There is a prevailing policy imperative to produce evidence about the social impact of public spending interventions. Whilst on the face of it this may appear to be a sensible development, the ubiquity of notions like social value, social enterprise, and social return on investment raises questions about the impact of these principles on broader notions of welfare. Rather than the claim that social value brings considerations of the social into the economics of welfare spending decisions (i.e. socialising the economic), these practices inveigle economic logics into all aspects of the welfare state provision (in effect, economising the social). Often this economising logic functions to demonstrate that some interventions are more ‘socially valuable’ than others. Whilst much of the associated rhetoric refers to demonstrating the social impact of economic investment, the effect of these processes is to transform issues of social inequality into simple spending decisions that maximise a social return on investment – however that return might be construed – usually it takes the form that for every £1 spent on service X, e.g. a frailty service, this will save £5 by reducing the number of hospital admissions. This imperative ignores the alternative view that the welfare state providing health and welfare services are not ‘investment opportunities’ but rather are about economic redistribution, not capital accumulation.
Social value refers to processes that identify non-financial impacts of programmes, organisations and interventions, by measuring the impact of an intervention upon individual or community wellbeing, coupled to levels of social capital or environmental impact. Much of the emphasis is placed on how these models are socially progressive, going beyond conventional cost-benefit analyses, with their narrowly defined notions of value and benefit. Rather these new models offer analytical tools for measuring and accounting for much broader conceptions of value, across economic, social and environmental contexts.
However, the ubiquitous rise of social value occurs at the same time as more and more aspects of health and social care are marketised, across voluntary and for-profit providers, in turn creating new modes of service delivery. In this context we see NHS providers re-branding themselves as ‘Social Enterprises’, intent on demonstrating their ‘social value’ in order to be re-commissioned by the relevant local authority or Clinical Commissioning Group (CCG). These social enterprises now operate outside the NHS, with lifelong NHS staff now TUPE’d onto employment contracts that bear scant relation to their previous terms of employment.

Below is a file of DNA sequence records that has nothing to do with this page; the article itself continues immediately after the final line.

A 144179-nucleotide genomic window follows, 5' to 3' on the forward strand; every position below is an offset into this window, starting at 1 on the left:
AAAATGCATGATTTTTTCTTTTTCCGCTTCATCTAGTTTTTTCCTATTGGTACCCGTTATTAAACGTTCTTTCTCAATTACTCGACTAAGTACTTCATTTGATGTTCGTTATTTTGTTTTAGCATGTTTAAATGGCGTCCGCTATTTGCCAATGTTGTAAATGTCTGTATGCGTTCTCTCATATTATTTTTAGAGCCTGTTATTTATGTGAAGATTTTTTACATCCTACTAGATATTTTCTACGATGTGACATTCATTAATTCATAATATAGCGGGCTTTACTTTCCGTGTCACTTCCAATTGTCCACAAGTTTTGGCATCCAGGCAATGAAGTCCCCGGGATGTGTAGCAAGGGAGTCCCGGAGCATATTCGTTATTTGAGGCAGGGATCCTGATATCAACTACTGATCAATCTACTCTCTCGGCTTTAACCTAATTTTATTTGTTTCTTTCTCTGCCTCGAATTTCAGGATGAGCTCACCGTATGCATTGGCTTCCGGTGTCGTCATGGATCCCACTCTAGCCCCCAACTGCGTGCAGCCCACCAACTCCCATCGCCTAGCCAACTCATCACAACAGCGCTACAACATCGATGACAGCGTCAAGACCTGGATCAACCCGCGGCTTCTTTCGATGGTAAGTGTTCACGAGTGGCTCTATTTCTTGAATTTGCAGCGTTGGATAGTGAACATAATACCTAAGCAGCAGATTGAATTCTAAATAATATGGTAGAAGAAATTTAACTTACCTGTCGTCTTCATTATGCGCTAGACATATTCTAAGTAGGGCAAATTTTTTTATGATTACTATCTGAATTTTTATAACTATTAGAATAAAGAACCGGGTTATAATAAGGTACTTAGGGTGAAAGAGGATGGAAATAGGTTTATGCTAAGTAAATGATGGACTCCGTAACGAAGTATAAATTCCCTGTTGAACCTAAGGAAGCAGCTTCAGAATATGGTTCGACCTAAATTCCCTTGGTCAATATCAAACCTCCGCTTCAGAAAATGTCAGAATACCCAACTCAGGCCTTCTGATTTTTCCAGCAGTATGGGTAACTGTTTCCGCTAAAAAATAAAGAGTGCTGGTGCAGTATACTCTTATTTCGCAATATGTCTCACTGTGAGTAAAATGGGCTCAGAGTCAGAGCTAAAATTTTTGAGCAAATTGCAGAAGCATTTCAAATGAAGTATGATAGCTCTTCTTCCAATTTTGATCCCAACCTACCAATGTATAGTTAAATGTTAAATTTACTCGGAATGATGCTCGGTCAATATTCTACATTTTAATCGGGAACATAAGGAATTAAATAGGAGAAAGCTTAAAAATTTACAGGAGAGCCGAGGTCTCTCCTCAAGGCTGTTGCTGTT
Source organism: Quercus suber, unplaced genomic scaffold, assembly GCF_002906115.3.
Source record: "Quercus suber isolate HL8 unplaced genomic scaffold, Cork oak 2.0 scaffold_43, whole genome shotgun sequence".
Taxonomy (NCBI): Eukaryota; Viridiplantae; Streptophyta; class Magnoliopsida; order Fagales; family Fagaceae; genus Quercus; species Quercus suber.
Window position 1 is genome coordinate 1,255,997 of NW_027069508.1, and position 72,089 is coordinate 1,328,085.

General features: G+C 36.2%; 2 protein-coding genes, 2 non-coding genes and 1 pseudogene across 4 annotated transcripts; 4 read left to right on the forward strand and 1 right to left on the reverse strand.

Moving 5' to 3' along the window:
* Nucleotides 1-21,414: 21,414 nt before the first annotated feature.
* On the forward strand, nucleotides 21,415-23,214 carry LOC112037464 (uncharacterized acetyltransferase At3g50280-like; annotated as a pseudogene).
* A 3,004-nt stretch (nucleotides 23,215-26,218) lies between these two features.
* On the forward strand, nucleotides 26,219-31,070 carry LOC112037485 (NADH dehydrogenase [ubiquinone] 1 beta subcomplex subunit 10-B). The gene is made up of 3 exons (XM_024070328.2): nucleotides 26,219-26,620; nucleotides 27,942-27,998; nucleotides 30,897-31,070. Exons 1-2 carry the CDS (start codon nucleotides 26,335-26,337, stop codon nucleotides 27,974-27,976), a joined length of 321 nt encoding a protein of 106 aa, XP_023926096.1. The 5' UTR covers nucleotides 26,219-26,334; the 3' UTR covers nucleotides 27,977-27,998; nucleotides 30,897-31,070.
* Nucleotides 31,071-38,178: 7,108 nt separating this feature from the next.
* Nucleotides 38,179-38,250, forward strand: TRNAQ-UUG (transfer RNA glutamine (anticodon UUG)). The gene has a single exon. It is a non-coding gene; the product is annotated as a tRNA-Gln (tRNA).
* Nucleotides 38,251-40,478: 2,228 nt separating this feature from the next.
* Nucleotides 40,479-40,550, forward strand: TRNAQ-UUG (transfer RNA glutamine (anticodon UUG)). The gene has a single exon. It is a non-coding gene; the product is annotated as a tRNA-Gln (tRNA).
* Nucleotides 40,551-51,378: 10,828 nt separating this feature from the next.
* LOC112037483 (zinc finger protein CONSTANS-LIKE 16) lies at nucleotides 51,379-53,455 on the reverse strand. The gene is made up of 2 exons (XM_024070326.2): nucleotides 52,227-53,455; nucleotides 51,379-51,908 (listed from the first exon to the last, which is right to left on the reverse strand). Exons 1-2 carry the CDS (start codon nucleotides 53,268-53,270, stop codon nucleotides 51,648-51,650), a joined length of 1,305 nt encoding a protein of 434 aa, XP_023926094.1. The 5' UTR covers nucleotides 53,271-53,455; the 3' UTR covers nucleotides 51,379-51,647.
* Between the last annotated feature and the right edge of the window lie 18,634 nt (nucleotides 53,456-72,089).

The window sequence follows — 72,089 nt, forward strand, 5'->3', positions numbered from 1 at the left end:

A more critical perspective than the progressive view of social value offered above argues that these models represent a state withdrawal from processes of social reproduction. For example, historically the NHS can be regarded as a triumph in addressing enduring health inequalities in the UK, with the state playing a central role, such that, year upon year, the UK state reproduced lower levels of health inequality, due to the success of the NHS as a free universal service based on need, not ability to pay. The rise of social value pushes the role of social reproduction onto carers and the wider community.
Again, this is not necessarily in itself a bad thing. But the push towards social enterprises, for-profit corporations and voluntary organisations (rather than the state) providing this care signals the opening up of new health and social care markets, where pursuit of profit can comfortably sit alongside provision of care. In this context, social value begins to take on the appearance of a ‘stalking horse’ for profiteering, whereby health and social care decisions are inescapably ‘caught up in a cost-benefit logic’.
When considered on their own merits none of these processes appears particularly problematic. However it is when they are considered together, as a suite of changes that the problems become apparent. Dowling and Harvie detail how
“Money advanced by social investors (in expectation of a profit) is supposed to allow social enterprise (responding to social need) to take place, while the competitive environment in which social investment and social enterprise occurs is supposed to ensure innovation and efficiency in public service delivery” (p.870)
It is in this context that it becomes apparent how these processes function to prioritise the economic and push notions of profit and loss further and further into the decision making processes that underpin statutory welfare provision.
In effect, these processes function to fundamentally re-categorise the form and function of the welfare state. It transforms the job of welfare, from one that was about redistributing existing resources to people in need, to one that is about generating profit from existing services in order to fund future services (thus facilitating the withdrawal of the state as the single payer for these services). The fact that these resources are largely contributory (accrued from national insurance and taxation) does not feature in the austerity crisis. A focus on social value facilitates this shift without any crisis of legitimacy due to its coupling to a prevailing austerity culture that underpins the consistent imperative to make ‘social investment’ more effective and efficient. It is in this context that the true value of social value becomes apparent.